Explore Waynesboro's Street Arts Trail
Are you looking for something new to try that combines art, education, brain power, exercise, and fresh air? Check out the street and public art of Waynesboro and the new Traipse adventure designed to explore it. Waynesboro’s play of industrial architecture and pristine mountain backdrop is a study in contrasts, and the city’s mural art adds an additional layer of interest, character, and mystery to the urban downtown. Waynesboro’s Street Arts Trail embraces and explores art both in and out of the gallery!
What’s the difference between street art and graffiti?
Writing and drawing on the walls as expression dates back to the cavemen, but if you’re thinking that street art is the same thing as the tags you see on train cars or in public bathrooms, you’ll be interested to learn that there are big differences. Both appear all over the world, but street art or urban art is commissioned artwork that considers setting, subject, and surface, and is often influenced by political and social issues. Graffiti artists generally create without the property owner’s permission. Street art is image based while graffiti is word based, but sometimes there’s overlap.
Tell Me About the Street Arts Trail
More than a dozen murals of various sizes and subject matters decorate the Waynesboro cityscape, courtesy of the annual Virginia Street Arts Festival. Nils Westergard’s large painting, 100-ft. “Kaiya with Tulips” gazes down from the seven-story brick ice house building. The haunting portrait stands out in views from all over downtown. Westergard’s work also appears in several other public spaces in Waynesboro and in cities around the world. Julia Chon, aka Kimchi Juice, has produced several local works, including “Sun, Moon, and Stars,” which appears on Race Avenue. A folktale her grandparents told her as a child inspired this mural. Another place to see Chon’s work is “Small Blue Ridge,” next to The Wayne Theatre. Several structures like E-N Computers, Basic City Beer Co., and the Bargain Barn building include the work of multiple artists. Check out these sites along the Street Arts Trail for more work by Westergard and Chon as well as Daniel Ross, Rob Fogle, Ethan Donnelly, Carl Medley III, and more.
Traipse is a free app that’s part contactless walking tour and part scavenger hunt. It’s designed to show you around and help you engage with a new location (or teach you new things about somewhere you already know!) Traipse connects people and communities, educates, and promotes the arts and small businesses. The Waynesboro Traipse adventure has 13 stops, and each one challenges the explorer with a fun riddle. Correct answers unlock additional challenges.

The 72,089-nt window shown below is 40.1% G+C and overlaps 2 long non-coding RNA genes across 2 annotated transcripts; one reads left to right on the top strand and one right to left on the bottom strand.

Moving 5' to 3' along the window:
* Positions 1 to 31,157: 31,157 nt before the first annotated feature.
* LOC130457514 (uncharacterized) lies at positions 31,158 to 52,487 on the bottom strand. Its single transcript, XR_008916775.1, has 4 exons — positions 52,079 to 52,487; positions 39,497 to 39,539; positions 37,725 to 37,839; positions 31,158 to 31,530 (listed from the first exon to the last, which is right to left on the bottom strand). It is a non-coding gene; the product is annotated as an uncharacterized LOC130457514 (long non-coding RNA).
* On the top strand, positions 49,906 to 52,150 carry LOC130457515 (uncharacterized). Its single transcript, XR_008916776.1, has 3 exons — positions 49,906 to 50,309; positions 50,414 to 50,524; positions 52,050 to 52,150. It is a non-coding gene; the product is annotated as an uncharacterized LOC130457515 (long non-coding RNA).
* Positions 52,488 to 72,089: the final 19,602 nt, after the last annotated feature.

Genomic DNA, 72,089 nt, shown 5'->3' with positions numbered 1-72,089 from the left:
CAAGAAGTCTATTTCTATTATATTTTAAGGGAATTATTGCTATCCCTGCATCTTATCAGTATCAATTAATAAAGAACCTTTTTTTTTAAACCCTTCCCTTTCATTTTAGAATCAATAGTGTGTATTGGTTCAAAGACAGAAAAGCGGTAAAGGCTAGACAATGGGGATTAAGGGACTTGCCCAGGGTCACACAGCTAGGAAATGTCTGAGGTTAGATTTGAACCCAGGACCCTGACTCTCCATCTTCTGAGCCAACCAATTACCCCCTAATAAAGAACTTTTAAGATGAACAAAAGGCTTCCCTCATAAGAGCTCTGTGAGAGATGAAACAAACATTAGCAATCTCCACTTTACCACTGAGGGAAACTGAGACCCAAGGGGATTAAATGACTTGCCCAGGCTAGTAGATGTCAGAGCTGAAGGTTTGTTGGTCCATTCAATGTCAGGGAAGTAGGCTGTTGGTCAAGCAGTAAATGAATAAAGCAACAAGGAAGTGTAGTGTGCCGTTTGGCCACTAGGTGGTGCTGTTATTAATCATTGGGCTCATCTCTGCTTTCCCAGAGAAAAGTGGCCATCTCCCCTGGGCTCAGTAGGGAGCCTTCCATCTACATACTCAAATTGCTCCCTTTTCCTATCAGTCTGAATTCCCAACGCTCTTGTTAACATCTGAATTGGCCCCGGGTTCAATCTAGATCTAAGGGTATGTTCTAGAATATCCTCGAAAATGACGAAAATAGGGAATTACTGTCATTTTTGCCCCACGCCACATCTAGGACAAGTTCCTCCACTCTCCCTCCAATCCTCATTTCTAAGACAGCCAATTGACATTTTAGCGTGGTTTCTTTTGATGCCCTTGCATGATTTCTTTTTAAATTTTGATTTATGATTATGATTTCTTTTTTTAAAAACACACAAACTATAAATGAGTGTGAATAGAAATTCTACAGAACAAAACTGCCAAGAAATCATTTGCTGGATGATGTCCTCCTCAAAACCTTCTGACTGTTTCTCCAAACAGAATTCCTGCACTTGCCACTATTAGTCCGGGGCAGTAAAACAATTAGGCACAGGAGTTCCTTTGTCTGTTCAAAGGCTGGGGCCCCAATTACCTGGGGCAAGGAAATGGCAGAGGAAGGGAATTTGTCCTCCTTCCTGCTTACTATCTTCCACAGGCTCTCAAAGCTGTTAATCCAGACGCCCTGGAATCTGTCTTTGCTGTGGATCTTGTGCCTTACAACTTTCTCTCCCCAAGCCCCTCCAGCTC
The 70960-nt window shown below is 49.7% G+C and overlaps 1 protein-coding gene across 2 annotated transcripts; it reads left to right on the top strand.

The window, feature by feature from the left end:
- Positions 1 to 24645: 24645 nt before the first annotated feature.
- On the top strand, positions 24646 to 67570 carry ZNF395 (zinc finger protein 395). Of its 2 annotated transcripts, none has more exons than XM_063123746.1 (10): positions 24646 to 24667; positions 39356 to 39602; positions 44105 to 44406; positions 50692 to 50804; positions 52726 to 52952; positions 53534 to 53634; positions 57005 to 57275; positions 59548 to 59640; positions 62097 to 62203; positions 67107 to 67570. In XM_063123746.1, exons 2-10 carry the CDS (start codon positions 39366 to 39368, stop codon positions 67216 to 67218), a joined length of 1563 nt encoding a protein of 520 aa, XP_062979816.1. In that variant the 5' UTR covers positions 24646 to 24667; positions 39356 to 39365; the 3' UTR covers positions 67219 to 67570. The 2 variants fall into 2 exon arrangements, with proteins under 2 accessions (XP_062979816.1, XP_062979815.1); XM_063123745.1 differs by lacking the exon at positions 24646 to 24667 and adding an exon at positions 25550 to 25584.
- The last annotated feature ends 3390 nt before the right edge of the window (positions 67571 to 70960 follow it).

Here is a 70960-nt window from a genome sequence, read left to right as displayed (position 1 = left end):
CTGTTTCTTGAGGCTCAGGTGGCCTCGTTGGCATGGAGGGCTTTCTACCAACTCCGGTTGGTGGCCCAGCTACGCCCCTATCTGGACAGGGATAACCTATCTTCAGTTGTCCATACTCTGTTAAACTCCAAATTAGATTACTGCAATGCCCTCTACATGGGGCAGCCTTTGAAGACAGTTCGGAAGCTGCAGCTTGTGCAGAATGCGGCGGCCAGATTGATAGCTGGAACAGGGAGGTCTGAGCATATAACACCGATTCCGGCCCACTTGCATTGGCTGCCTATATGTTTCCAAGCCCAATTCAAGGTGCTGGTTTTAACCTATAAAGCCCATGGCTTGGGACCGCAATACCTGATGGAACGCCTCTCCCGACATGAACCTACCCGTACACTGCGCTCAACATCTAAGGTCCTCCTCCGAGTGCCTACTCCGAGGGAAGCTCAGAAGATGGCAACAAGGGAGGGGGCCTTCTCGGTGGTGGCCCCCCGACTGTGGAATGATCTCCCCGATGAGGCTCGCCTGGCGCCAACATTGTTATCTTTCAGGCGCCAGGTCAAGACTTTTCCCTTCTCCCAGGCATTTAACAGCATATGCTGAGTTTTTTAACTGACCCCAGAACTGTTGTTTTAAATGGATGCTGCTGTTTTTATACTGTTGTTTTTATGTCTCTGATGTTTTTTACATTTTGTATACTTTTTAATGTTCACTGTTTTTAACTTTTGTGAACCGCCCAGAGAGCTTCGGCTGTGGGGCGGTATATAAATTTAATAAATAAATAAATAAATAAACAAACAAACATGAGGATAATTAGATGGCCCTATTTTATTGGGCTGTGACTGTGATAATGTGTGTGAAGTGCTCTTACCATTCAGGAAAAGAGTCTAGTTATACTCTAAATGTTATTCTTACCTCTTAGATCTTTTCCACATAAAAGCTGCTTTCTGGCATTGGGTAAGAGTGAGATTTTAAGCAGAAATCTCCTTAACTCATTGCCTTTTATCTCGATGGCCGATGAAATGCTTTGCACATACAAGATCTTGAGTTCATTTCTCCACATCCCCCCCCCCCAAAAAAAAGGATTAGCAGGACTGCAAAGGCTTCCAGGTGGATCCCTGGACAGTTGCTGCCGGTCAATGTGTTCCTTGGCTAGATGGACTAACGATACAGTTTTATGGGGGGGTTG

How Can I See Street Art Being Created?
Waynesboro is home to the annual VA Street Arts Festival, hosted by the E-N Computers in Waynesboro, and supported by individual donors. This year’s festival will occur on October 11 (noon - 7 p.m.) at the Waynesboro Family YMCA (corner of Arch and Wayne Avenues), and showcase returning artists Nils Westergard and Julia Chon. The festival will also feature food trucks and a beer garden. Attendees can watch dance performances, listen to the live music of The Mighty Good Times, join in socially distanced family art activities and a drum circle, and most importantly, watch the artists in action.
Viewing finished art is wonderful and enriching, but seeing art’s creation is even more eye opening. The festival gives the public access to the artists, and viewers can learn about tools and techniques and really get a sense of the artists’ inspiration, preparation, and process, especially when the art ties intimately to place. Each unique mural project has its own challenges, including accessibility and condition of the surface. Artists use different methods to transfer their designs onto the walls, including stencils, projections, or freehand. They might use ladders, lifts, or poles to access hard-to-reach areas.
So, if you’re looking for a way to enjoy the crisp autumn weather and see some public art, visit the Waynesboro Street Arts trail and the VA Street Arts Festival.